It’s rare for an ESRI seminar for the audience to be reduced to nostalgic chuckles so it is odd that it was a talk on disaster, education, race and social justice that did it. Prof. John Preston’s (University of East London) presentation ‘Disaster education: race and social justice’ provided a whistle-stop tour of disaster preparedness campaigns, which he defined as examples of public pedagogy. Whether it is ‘duck and cover’, ‘Go in, Stay in, Tune in’, or ‘Catch it, Kill it, Bin it’ these historical and contemporary messages are prominent cultural artifacts – see some examples below. Preston drew on Bernstein’s totally pedagogised societies to explain how these have powerful affective and performative pedagogic dimensions.
The rest of the talk focused on race and social justice in how disasters are conceptualised and how notions of preparedness and response are constructed and communicated. An interesting idea is the tacit intentionality in policy that equates to an accidental but on purpose perpetuation of racial and class domination. Thus preparedness materials and policy assume patriarchal, heteronormative, and middle-class families who live in the country and have the resources and wherewithal to survive. From reading material in the archives John has learned that civil servants were attuned to the issues of poor and disabled people. It may be that in the past the campaigns have sought to inform those who needed the least help and so financial resources. Other interesting factors were notions of eugenics whereby the best would survive, and that the most important people where the only real concern clarified in the idea of ‘continuity of government’ whereby the prime minister and his/her family would survive in a bunker.
I found it interesting in the discussion of capitalism and disaster how the definitions of some incidents as ‘DISASTERS’ and the response that we can expect from governments cross-hatches with what is and is not thought of as a disaster and one that can be responded to or not. So so-called ‘acts of god’ – earth quakes, tsunamis and floods – that are sudden and violent are clear disasters that require a governmental response. Yet processes of de-industrialisation or corporate offshoring or retrenchment that devastate communities but are not disasters, at least not ones that according to the political orthodoxy anything can be done about. There are similar pedagogic projects in this context, such as the publication, purchase and distribution of books such as ‘Who Moved My Cheese?’ that has been sent to employees during layoffs and reorganisation (read more here or there’s some Dilbert cartoon strips here).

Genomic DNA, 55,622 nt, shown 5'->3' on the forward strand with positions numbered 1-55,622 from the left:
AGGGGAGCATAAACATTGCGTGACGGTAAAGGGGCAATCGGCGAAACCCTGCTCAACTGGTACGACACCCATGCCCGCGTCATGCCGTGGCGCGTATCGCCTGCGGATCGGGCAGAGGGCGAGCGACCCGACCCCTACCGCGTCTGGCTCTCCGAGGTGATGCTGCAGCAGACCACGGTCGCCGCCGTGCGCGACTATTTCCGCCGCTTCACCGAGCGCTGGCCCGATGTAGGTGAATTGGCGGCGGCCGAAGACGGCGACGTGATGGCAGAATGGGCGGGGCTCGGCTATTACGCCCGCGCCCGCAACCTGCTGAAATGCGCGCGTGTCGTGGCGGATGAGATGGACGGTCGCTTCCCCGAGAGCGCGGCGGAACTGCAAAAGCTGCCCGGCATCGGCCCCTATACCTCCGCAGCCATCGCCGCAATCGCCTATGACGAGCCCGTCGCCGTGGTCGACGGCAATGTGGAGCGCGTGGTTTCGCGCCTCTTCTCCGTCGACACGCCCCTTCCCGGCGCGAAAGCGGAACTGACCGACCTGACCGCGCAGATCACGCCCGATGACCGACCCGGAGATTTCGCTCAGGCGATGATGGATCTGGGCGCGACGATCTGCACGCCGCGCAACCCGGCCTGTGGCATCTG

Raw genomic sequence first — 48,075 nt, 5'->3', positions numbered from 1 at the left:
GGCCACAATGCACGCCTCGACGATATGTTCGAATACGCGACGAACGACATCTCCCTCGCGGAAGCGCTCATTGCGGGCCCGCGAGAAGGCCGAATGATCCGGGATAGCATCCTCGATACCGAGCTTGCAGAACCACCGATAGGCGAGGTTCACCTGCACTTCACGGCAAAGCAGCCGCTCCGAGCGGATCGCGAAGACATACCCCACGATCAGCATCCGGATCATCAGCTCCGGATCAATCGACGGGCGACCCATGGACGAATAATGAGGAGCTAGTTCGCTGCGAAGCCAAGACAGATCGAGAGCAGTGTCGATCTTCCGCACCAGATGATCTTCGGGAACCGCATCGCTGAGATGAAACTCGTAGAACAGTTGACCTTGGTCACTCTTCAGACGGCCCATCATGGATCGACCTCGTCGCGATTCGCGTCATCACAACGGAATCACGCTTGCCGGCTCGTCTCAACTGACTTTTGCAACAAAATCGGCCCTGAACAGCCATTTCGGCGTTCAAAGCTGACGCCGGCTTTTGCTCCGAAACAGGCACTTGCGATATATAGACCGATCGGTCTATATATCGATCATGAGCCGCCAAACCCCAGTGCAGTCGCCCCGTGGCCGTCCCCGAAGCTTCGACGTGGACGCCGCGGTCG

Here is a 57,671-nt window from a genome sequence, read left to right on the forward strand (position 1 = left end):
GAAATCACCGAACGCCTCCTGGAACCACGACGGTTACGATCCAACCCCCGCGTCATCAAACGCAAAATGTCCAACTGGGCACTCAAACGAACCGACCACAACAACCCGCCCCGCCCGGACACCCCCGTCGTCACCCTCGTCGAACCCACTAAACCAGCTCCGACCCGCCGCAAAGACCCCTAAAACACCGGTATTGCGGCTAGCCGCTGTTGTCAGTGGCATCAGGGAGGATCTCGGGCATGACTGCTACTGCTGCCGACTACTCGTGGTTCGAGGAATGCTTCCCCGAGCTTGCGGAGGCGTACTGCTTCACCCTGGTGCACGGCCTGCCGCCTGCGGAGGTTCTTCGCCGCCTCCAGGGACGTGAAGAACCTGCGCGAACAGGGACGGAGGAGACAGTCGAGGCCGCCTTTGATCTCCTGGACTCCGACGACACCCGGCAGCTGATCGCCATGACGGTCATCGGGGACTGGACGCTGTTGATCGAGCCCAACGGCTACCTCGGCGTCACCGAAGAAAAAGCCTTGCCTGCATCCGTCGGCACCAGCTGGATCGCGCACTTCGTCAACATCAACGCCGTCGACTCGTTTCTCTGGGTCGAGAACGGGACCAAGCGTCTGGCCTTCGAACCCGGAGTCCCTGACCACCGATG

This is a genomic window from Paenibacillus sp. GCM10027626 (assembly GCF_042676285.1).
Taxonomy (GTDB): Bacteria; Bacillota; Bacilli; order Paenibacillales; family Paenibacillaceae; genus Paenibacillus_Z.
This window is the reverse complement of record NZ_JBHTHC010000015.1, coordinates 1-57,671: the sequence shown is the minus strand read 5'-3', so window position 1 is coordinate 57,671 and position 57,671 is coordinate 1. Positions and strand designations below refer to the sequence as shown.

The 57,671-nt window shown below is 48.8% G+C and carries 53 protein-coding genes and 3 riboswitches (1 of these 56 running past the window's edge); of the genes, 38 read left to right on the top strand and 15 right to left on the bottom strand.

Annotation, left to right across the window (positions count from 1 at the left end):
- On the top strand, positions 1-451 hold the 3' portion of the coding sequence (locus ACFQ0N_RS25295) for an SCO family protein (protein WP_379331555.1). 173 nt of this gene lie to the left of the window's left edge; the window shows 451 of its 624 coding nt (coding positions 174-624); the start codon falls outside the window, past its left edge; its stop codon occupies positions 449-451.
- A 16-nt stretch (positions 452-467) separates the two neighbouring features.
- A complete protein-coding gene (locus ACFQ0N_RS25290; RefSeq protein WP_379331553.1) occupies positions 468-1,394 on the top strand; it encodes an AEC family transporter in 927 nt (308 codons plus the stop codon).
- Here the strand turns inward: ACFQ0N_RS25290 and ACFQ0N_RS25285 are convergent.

A fable containing two mice called ‘Scurry’ and ‘Sniff’ and two miniature humans ‘Hem’ and ‘Haw’. The idea is if someone takes your cheese, don’t give up but keep going, a message the author believes that needs to clearly stated at the end of the book:
They Keep Moving The Cheese
Get Ready For The Cheese To Move
Smell The Cheese Often So You Know When It Is Getting Old
Adapt To Change Quickly
The Quicker You Let Go Of Old Cheese, The Sooner You Can Enjoy New Cheese
Move With The Cheese
Savor The Adventure And Enjoy The Taste Of New Cheese!
Be Ready To Change Quickly And Enjoy It Again
They Keep Moving The Cheese. (from Wikipedia)
Profound. Profound sentiments indeed.